|Plot Summary of Time's Captive |
Love Spell, Jul 2004, 6.99, 320 pp.
Her Comanche grandmother told Kris Baldwin many tales about their people; thus, though a mixed breed, Kris is comfortable with her duel heritage and even wears the stone that her Indian Grandmother gave her. Kris goes swimming in Barton Springs, Texas when she notices a stone like the one she wears around her neck. She also sees an Indian warrior gesturing for her to come to him. Bewildered, Kris almost drowns, but the Indian saves her life.
More baffling to Kris is how she ended up a century and half in the past. She concludes that she is in a graphic dream and his People refuse to accept that Kris is a powerful person sent to help the villagers. Only her rescuer Black Eagle believes otherwise. Kris begins to understand first hand the plight that is glossed over in modern day (that is her biological era) history books and what will happen to the various tribes. She duels with two deep contrary feelings of loving Black Eagle and knowing that she must return to use her knowledge to help her mother's People even as the evil Coyote Droppings wants to destroy her so she cannot help anyone.
This insightful time travel romance emphasizes the era with a realistic portrayal of the inner conflict that Indians struggled with as the tribes contend with self-respect and love for the land vs. overwhelming odds of war with the Anglos and certain devastation. The romance is solid and the cast offers a fabulous look into the past.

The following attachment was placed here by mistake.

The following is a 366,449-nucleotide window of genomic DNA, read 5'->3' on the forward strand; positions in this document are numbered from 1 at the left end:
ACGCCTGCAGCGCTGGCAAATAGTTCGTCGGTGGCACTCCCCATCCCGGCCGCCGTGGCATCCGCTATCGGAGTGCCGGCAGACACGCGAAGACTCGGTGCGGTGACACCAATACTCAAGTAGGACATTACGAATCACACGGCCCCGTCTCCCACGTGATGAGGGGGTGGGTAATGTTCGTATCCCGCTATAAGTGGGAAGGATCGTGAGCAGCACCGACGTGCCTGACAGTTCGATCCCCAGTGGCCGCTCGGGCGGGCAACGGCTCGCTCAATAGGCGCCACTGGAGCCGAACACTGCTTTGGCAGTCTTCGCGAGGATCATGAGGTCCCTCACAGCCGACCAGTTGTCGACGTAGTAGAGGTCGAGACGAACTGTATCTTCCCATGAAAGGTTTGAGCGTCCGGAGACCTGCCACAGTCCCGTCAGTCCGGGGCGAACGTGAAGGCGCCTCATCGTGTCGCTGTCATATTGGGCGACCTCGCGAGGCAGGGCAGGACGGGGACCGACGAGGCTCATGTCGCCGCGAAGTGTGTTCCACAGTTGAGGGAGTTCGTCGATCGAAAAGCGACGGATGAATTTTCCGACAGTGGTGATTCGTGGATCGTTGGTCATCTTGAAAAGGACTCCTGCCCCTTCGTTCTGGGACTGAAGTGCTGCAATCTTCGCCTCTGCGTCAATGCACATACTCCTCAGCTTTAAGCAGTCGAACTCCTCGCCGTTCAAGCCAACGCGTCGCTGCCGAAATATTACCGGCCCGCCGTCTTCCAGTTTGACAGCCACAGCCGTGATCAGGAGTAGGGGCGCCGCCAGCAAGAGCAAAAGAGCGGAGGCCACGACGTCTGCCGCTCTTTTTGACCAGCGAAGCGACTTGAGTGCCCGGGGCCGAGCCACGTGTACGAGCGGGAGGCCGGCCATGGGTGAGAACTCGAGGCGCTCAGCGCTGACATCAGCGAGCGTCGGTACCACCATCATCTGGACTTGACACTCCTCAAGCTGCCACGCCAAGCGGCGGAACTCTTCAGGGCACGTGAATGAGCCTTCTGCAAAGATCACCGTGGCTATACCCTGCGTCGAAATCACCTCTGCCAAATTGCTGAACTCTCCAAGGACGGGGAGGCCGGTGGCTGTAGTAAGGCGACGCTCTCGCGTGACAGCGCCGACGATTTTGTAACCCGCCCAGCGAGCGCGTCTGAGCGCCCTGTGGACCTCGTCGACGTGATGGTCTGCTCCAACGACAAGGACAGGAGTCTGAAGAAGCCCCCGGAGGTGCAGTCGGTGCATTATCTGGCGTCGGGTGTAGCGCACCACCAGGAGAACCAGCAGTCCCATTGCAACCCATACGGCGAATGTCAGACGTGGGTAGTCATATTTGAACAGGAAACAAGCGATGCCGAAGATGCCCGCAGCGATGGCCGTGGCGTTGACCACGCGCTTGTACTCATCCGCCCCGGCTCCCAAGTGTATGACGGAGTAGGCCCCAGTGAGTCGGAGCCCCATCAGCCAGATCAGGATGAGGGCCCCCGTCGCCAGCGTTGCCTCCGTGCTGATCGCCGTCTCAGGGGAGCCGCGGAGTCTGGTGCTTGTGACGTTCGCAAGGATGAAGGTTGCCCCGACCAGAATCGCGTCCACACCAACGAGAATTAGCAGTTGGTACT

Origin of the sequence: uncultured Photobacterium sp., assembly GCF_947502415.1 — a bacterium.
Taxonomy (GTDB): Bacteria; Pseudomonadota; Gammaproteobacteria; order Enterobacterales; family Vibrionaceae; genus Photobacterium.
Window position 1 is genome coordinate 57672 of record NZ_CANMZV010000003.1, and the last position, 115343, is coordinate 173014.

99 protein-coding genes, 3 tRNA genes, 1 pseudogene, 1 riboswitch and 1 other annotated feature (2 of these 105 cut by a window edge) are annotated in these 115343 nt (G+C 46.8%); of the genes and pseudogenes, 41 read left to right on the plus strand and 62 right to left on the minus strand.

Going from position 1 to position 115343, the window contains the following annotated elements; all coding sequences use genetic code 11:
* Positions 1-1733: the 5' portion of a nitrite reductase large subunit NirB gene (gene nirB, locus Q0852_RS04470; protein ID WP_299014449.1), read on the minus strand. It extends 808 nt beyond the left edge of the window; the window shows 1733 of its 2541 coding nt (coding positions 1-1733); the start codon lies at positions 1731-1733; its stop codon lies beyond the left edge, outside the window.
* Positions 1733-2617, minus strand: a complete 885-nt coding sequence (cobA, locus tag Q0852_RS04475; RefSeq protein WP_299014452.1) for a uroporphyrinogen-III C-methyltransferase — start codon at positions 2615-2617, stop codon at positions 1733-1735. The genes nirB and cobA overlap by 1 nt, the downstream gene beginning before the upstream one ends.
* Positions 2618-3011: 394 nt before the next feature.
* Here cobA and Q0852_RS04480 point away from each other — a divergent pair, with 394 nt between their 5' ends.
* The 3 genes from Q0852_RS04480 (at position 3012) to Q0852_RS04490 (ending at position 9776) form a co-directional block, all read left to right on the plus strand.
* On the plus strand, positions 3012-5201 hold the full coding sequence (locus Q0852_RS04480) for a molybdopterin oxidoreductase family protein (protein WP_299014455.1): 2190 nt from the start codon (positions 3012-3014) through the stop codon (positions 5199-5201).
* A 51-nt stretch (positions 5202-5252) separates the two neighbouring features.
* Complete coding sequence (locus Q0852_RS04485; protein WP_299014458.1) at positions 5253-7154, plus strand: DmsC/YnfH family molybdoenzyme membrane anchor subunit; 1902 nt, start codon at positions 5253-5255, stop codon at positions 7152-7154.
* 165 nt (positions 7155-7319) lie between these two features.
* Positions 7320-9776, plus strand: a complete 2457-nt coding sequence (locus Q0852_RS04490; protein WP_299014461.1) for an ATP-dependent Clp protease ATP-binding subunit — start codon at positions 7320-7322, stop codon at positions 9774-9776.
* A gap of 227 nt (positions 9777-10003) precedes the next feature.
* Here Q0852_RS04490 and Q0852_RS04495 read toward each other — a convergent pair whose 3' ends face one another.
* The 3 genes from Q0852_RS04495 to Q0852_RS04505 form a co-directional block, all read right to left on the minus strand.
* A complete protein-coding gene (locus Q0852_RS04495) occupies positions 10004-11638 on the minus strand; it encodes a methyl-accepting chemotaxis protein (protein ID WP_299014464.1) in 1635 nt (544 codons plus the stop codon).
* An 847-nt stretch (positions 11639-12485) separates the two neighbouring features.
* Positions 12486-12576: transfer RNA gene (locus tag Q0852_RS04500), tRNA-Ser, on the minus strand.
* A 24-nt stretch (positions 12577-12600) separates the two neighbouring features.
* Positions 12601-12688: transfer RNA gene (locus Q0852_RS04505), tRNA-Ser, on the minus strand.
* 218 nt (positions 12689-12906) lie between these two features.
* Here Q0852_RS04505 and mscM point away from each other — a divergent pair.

This synopsis report prepared by Harriet Klausner
|Chapter Analysis of Time's Captive |
Ratings are on a 1-10 scale (Low to High)
Time/era of story
- American "wild west" era
- chased by/chasing kidnapper/killer
Hidden Identity/Secret Motive
- from another time
Type of time travel
- present to past
Main Male Character
If he's not white he must be...
Main Female Character
- small businessman
If she's not white she must be...
Accounts of torture and death?
- generic/vague references to death/punishment
What % of story is romance related?
Focus of story
- equally on him and her
How much dialog
- significantly more dialog than descript
Note: the views expressed here are only those of the reviewer(s).
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